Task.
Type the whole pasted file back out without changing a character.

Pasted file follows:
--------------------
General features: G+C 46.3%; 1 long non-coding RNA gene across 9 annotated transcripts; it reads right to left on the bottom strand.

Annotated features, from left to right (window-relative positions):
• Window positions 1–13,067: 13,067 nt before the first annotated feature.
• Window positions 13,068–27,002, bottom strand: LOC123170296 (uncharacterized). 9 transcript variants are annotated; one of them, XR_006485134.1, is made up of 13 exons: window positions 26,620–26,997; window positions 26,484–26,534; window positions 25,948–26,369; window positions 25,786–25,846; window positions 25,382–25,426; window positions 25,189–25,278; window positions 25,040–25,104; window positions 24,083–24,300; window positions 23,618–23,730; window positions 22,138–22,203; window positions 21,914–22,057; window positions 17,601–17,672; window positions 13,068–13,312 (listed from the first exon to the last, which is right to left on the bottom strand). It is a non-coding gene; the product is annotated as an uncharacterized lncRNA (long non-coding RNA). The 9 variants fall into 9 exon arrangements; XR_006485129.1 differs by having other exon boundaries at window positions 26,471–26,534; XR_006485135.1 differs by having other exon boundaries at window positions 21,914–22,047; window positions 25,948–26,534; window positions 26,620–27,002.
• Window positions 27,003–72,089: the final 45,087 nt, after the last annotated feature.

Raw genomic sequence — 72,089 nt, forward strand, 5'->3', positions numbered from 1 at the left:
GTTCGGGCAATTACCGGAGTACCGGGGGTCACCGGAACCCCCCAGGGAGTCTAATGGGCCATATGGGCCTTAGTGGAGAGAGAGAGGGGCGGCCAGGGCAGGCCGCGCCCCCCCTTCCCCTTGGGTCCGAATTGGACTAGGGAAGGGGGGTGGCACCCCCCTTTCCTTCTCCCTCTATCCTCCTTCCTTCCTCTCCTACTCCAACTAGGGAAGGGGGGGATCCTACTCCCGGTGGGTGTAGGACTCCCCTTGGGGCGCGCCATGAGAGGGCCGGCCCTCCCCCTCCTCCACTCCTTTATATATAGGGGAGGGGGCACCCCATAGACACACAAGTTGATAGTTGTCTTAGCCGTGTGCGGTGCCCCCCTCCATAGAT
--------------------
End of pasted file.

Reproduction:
General features: G+C 46.3%; 1 long non-coding RNA gene across 9 annotated transcripts; it reads right to left on the bottom strand.

Annotated features, from left to right (window-relative positions):
• Window positions 1–13,067: 13,067 nt before the first annotated feature.
• Window positions 13,068–27,002, bottom strand: LOC123170296 (uncharacterized). 9 transcript variants are annotated; one of them, XR_006485134.1, is made up of 13 exons: window positions 26,620–26,997; window positions 26,484–26,534; window positions 25,948–26,369; window positions 25,786–25,846; window positions 25,382–25,426; window positions 25,189–25,278; window positions 25,040–25,104; window positions 24,083–24,300; window positions 23,618–23,730; window positions 22,138–22,203; window positions 21,914–22,057; window positions 17,601–17,672; window positions 13,068–13,312 (listed from the first exon to the last, which is right to left on the bottom strand). It is a non-coding gene; the product is annotated as an uncharacterized lncRNA (long non-coding RNA). The 9 variants fall into 9 exon arrangements; XR_006485129.1 differs by having other exon boundaries at window positions 26,471–26,534; XR_006485135.1 differs by having other exon boundaries at window positions 21,914–22,047; window positions 25,948–26,534; window positions 26,620–27,002.
• Window positions 27,003–72,089: the final 45,087 nt, after the last annotated feature.

Raw genomic sequence — 72,089 nt, forward strand, 5'->3', positions numbered from 1 at the left:
GTTCGGGCAATTACCGGAGTACCGGGGGTCACCGGAACCCCCCAGGGAGTCTAATGGGCCATATGGGCCTTAGTGGAGAGAGAGAGGGGCGGCCAGGGCAGGCCGCGCCCCCCCTTCCCCTTGGGTCCGAATTGGACTAGGGAAGGGGGGTGGCACCCCCCTTTCCTTCTCCCTCTATCCTCCTTCCTTCCTCTCCTACTCCAACTAGGGAAGGGGGGGATCCTACTCCCGGTGGGTGTAGGACTCCCCTTGGGGCGCGCCATGAGAGGGCCGGCCCTCCCCCTCCTCCACTCCTTTATATATAGGGGAGGGGGCACCCCATAGACACACAAGTTGATAGTTGTCTTAGCCGTGTGCGGTGCCCCCCTCCATAGAT